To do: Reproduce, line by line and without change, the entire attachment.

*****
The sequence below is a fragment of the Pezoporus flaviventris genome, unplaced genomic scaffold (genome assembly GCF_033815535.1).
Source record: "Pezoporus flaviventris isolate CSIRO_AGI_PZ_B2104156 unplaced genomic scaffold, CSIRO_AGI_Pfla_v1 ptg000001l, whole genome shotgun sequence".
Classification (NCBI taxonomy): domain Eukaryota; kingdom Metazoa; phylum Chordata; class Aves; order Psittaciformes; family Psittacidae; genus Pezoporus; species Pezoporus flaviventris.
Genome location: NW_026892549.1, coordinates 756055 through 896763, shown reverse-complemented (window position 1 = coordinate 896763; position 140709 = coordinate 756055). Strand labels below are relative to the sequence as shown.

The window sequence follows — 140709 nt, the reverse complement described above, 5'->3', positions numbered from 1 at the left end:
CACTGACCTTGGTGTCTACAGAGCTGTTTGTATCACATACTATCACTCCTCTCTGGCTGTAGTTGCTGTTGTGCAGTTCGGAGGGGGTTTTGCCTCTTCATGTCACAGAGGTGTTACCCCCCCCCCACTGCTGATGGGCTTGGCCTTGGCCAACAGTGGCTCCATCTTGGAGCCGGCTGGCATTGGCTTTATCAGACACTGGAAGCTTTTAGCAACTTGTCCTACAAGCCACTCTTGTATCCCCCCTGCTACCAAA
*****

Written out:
The sequence below is a fragment of the Pezoporus flaviventris genome, unplaced genomic scaffold (genome assembly GCF_033815535.1).
Source record: "Pezoporus flaviventris isolate CSIRO_AGI_PZ_B2104156 unplaced genomic scaffold, CSIRO_AGI_Pfla_v1 ptg000001l, whole genome shotgun sequence".
Classification (NCBI taxonomy): domain Eukaryota; kingdom Metazoa; phylum Chordata; class Aves; order Psittaciformes; family Psittacidae; genus Pezoporus; species Pezoporus flaviventris.
Genome location: NW_026892549.1, coordinates 756055 through 896763, shown reverse-complemented (window position 1 = coordinate 896763; position 140709 = coordinate 756055). Strand labels below are relative to the sequence as shown.

The window sequence follows — 140709 nt, the reverse complement described above, 5'->3', positions numbered from 1 at the left end:
CACTGACCTTGGTGTCTACAGAGCTGTTTGTATCACATACTATCACTCCTCTCTGGCTGTAGTTGCTGTTGTGCAGTTCGGAGGGGGTTTTGCCTCTTCATGTCACAGAGGTGTTACCCCCCCCCCACTGCTGATGGGCTTGGCCTTGGCCAACAGTGGCTCCATCTTGGAGCCGGCTGGCATTGGCTTTATCAGACACTGGAAGCTTTTAGCAACTTGTCCTACAAGCCACTCTTGTATCCCCCCTGCTACCAAA